A very brief transient ischemic attack is as much a medical emergency as is a full-blown stroke.

Sometimes, people who have experienced a transient ischemic attack (TIA) are not given clot busting drugs because their doctors don’t consider the condition serious enough to treat, says a study.

A TIA is a “mini stroke,” meaning, a blood clot forms in a blood vessel in the brain, blocking blood flow from that vessel to wherever in the brain it feeds. That portion of the brain then suffers.

However, a transient ischemic attack, like its name says, is temporary.

The clot dissolves, sometimes in under a minute, leaving the patient with no lasting effects; the patient may feel perfectly normal just a few minutes after a TIA.

A study at Foothills Hospital in Calgary, Alberta, Canada, shows that TIA patients, as well as those who had a minor stroke, are at a substantiail risk for disability and require early assessment and treatment.

No matter how minor the TIA symptoms are, the report says that early imaging of patients is crucial, and that the administration of clot busting drugs is critical if the imaging reveals a blockage in the brain.

TIA of One Very Brief Symptom vs. Full-Blown Stroke

These are equal to each other as far as degree of emergency: Get to the ER — even if what appears to be a TIA lasted only 20 seconds.

For instance, the inability to form words that lasts 20 seconds is just as much an emergency as the inability to use the right side of one’s body plus mental confusion plus double vision lasting three hours!

Whether it lasts 10 seconds or an hour, the same thing happens: a blood clot forms in the brain.

This is not something to take lightly, regardless of duration! The type of symptom is determined by the location of the stopped blood flow.

The study authors state that clot-busting treatment is not typically given because transient ischemic attacks are often deemed too mild to treat.

“Mild” TIA — is there a such thing?

“TIA is an emergency,” says Atif Zafar, MD, director of the stroke program at University of New Mexico Hospital and assistant professor of Stroke/Neurology at the UNM School of Medicine.

“If you are given a diagnosis of TIA, this means your physician is worried you have risk factors for a clot or plaque that are causing these neurological symptoms you’re complaining of,” continues Dr. Zafar.

“As a stroke neurologist, I take TIAs very, very seriously. However, if you present to the ED and your symptoms are mild and improving, we would consider holding [out] on the clot busting medication.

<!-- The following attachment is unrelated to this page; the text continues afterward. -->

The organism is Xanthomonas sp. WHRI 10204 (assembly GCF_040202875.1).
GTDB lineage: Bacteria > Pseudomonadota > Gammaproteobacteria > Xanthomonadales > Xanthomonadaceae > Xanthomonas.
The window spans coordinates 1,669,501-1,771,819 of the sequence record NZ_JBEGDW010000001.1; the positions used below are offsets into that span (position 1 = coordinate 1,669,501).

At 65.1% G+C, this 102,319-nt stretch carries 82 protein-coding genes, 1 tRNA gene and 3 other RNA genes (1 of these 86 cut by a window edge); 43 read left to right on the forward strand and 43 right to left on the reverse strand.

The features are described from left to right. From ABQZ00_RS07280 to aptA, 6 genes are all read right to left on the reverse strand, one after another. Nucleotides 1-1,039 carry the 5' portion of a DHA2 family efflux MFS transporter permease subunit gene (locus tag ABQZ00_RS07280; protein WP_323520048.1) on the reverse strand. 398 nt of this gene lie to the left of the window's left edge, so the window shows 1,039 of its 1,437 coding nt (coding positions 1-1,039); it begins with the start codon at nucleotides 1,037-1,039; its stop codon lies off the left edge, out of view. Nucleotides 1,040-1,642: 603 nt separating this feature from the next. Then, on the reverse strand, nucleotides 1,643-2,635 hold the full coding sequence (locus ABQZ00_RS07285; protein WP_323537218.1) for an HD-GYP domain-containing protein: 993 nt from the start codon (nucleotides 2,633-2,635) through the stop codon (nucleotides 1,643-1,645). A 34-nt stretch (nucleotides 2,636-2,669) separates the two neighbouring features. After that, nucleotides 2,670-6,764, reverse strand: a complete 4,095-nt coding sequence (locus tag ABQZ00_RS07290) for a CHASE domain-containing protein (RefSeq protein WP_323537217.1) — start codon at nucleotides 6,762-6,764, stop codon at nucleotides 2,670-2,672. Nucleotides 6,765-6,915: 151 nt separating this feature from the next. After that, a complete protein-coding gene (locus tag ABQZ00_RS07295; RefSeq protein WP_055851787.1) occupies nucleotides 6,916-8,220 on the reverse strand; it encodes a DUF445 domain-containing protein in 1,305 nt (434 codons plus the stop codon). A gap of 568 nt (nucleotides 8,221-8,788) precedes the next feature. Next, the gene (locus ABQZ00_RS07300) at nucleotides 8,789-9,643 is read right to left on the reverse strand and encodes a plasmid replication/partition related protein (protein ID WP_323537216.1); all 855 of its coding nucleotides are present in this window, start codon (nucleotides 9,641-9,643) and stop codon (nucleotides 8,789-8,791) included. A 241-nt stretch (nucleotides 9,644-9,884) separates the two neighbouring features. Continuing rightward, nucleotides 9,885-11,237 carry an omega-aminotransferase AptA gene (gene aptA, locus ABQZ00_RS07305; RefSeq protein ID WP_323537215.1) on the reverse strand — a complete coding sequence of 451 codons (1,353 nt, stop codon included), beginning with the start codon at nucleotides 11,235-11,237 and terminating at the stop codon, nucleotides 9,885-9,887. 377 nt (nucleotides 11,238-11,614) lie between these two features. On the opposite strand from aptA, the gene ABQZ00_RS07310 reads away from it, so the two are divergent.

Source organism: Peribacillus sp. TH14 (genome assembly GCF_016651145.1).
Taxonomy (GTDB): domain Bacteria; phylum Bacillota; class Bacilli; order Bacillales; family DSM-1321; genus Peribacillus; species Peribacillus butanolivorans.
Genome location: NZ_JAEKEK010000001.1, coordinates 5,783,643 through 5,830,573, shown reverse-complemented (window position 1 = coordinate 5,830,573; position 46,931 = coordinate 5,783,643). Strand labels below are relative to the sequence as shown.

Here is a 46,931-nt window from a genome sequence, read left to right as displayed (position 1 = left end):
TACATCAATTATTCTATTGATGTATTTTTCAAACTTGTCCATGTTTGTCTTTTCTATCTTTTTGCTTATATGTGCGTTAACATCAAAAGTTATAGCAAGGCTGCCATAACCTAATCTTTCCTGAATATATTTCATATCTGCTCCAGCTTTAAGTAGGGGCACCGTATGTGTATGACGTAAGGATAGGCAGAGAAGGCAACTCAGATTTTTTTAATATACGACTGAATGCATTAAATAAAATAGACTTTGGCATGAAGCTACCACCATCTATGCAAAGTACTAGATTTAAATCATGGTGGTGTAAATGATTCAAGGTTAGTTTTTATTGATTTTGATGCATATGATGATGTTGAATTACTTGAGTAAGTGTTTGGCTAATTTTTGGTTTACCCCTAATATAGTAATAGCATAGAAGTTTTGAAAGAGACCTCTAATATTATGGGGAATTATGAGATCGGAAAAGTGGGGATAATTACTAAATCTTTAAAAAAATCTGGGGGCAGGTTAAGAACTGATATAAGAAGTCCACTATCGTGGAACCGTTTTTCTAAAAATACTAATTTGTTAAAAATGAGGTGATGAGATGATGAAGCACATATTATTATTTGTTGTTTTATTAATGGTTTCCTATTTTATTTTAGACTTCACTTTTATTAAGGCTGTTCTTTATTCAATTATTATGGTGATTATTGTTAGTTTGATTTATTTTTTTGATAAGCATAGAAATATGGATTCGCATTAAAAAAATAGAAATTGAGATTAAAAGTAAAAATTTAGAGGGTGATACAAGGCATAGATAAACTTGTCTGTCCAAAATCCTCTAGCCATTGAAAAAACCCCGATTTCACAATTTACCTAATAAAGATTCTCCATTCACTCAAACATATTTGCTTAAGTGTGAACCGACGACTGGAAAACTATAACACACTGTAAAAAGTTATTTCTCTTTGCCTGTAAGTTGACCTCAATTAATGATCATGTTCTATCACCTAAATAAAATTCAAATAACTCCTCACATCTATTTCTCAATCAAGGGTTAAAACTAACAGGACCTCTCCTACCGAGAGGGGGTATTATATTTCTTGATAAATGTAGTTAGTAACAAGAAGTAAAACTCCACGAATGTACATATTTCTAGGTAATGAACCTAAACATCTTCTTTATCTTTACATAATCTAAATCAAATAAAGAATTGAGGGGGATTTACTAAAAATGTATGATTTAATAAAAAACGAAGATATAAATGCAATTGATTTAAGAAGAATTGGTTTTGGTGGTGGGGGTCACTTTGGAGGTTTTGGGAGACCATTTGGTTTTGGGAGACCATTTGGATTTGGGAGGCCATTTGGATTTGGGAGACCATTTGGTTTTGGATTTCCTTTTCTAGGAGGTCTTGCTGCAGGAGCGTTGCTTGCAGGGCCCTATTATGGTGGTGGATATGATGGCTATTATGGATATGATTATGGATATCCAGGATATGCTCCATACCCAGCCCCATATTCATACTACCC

“Reason being, clot busting medication has a six percent chance of bleeding risks. So with you in the discussion, we have to weigh the risks and benefits of the treatment.

“Obviously, a very minor stroke with mild face numbness would not indicate the clot busting treatment if you were seen by me in the ED.

“Comprehensive TIA workup is needed to make sure we know where the clot or plaque is coming from, and how to ensure it wont act out again.

“TIA’s almost always require some change in treatment regimen. Blood thinner adjustment, cholesterol and blood pressure optimization are critical things your doctor will work with you on after a TIA event.”

A clot busting drug is not the same as a blood thinner such as Warfarin or Eliquis.

So even though you may not receive a clot busting drug, you’ll likely get a prescription for a blood thinner to take daily.

After all, if a TIA can happen once, it can happen again. The condition that causes a TIA is also perfectly capable of causing a massive stroke.

Remember “FAST” if you suspect a TIA or stroke.

More About the Study

The study involved 499 patients. Fifteen percent had at least a minor disability 90 days following their transient ischemic attack.

CAT scans revealed that some of the transient ischemic attack patients’ brains had narrowed blood vessels.

Other patients reported continuing or worsening symptoms. These individuals were more than twice as likely to suffer disability at the 90 day mark.

For those particular patients, clot busting treatment should be considered.

After all, for every second following a transient ischemic attack, the brain may be losing oxygen.

In 2009, the American Heart Association and the American Stroke Association urged immediate action plus thorough testing for a transient ischemic attack  —  tests that are very similar to those given after a full-blown stroke.

The report reminds people that even though TIA symptoms “may pass quickly,” you should “immediately go to the hospital” to get the proper scans.

Dr. Zafar is author of the book, “Why Doctors Need to Be Leaders.” His interests include vascular and endovascular neurology, and the neurosciences.
Lorra Garrick has been covering medical, fitness and cybersecurity topics for many years, having written thousands of articles for print magazines and websites, including as a ghostwriter. She’s also a former ACE-certified personal trainer.  
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Source: sciencedaily.com/releases/2012/09/120913162437.htm